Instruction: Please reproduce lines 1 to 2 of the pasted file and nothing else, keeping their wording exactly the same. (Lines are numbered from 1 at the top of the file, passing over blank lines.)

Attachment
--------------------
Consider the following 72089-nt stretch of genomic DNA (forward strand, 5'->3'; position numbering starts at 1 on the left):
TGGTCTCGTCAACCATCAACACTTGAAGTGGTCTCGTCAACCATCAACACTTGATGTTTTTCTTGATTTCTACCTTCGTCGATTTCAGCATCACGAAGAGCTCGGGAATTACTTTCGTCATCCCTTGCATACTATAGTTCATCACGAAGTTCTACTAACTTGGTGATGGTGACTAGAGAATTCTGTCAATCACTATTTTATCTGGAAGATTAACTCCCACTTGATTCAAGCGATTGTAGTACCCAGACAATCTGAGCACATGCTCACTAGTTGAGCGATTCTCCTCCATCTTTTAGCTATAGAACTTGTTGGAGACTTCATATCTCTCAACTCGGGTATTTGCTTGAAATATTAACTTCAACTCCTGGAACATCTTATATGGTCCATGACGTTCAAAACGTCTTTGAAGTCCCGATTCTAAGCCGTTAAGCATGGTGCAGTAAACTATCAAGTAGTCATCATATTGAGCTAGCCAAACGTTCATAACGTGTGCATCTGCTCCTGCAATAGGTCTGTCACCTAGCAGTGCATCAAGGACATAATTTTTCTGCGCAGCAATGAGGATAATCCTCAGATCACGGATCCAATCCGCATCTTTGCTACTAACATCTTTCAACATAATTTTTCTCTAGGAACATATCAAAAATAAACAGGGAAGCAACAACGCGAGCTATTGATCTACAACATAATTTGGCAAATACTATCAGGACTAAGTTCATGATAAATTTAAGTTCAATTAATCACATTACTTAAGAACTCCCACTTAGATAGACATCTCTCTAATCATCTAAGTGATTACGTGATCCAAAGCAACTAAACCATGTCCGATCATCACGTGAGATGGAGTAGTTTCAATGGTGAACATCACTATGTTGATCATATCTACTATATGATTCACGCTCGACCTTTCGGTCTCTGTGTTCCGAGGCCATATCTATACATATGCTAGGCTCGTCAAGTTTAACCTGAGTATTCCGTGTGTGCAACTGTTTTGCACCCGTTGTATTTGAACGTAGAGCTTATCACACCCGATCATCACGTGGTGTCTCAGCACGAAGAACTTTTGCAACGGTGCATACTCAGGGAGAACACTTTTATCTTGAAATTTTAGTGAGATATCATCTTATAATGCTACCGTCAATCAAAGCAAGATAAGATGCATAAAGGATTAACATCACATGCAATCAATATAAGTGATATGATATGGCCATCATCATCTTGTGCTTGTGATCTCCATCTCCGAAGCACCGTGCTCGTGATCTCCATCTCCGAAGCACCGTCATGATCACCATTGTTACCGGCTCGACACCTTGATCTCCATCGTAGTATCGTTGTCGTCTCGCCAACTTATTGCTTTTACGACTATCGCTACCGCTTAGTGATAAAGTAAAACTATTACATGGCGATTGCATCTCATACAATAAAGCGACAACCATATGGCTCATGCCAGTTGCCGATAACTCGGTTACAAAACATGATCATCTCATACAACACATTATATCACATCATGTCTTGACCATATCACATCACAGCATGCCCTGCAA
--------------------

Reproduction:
Consider the following 72089-nt stretch of genomic DNA (forward strand, 5'->3'; position numbering starts at 1 on the left):
TGGTCTCGTCAACCATCAACACTTGAAGTGGTCTCGTCAACCATCAACACTTGATGTTTTTCTTGATTTCTACCTTCGTCGATTTCAGCATCACGAAGAGCTCGGGAATTACTTTCGTCATCCCTTGCATACTATAGTTCATCACGAAGTTCTACTAACTTGGTGATGGTGACTAGAGAATTCTGTCAATCACTATTTTATCTGGAAGATTAACTCCCACTTGATTCAAGCGATTGTAGTACCCAGACAATCTGAGCACATGCTCACTAGTTGAGCGATTCTCCTCCATCTTTTAGCTATAGAACTTGTTGGAGACTTCATATCTCTCAACTCGGGTATTTGCTTGAAATATTAACTTCAACTCCTGGAACATCTTATATGGTCCATGACGTTCAAAACGTCTTTGAAGTCCCGATTCTAAGCCGTTAAGCATGGTGCAGTAAACTATCAAGTAGTCATCATATTGAGCTAGCCAAACGTTCATAACGTGTGCATCTGCTCCTGCAATAGGTCTGTCACCTAGCAGTGCATCAAGGACATAATTTTTCTGCGCAGCAATGAGGATAATCCTCAGATCACGGATCCAATCCGCATCTTTGCTACTAACATCTTTCAACATAATTTTTCTCTAGGAACATATCAAAAATAAACAGGGAAGCAACAACGCGAGCTATTGATCTACAACATAATTTGGCAAATACTATCAGGACTAAGTTCATGATAAATTTAAGTTCAATTAATCACATTACTTAAGAACTCCCACTTAGATAGACATCTCTCTAATCATCTAAGTGATTACGTGATCCAAAGCAACTAAACCATGTCCGATCATCACGTGAGATGGAGTAGTTTCAATGGTGAACATCACTATGTTGATCATATCTACTATATGATTCACGCTCGACCTTTCGGTCTCTGTGTTCCGAGGCCATATCTATACATATGCTAGGCTCGTCAAGTTTAACCTGAGTATTCCGTGTGTGCAACTGTTTTGCACCCGTTGTATTTGAACGTAGAGCTTATCACACCCGATCATCACGTGGTGTCTCAGCACGAAGAACTTTTGCAACGGTGCATACTCAGGGAGAACACTTTTATCTTGAAATTTTAGTGAGATATCATCTTATAATGCTACCGTCAATCAAAGCAAGATAAGATGCATAAAGGATTAACATCACATGCAATCAATATAAGTGATATGATATGGCCATCATCATCTTGTGCTTGTGATCTCCATCTCCGAAGCACCGTGCTCGTGATCTCCATCTCCGAAGCACCGTCATGATCACCATTGTTACCGGCTCGACACCTTGATCTCCATCGTAGTATCGTTGTCGTCTCGCCAACTTATTGCTTTTACGACTATCGCTACCGCTTAGTGATAAAGTAAAACTATTACATGGCGATTGCATCTCATACAATAAAGCGACAACCATATGGCTCATGCCAGTTGCCGATAACTCGGTTACAAAACATGATCATCTCATACAACACATTATATCACATCATGTCTTGACCATATCACATCACAGCATGCCCTGCAA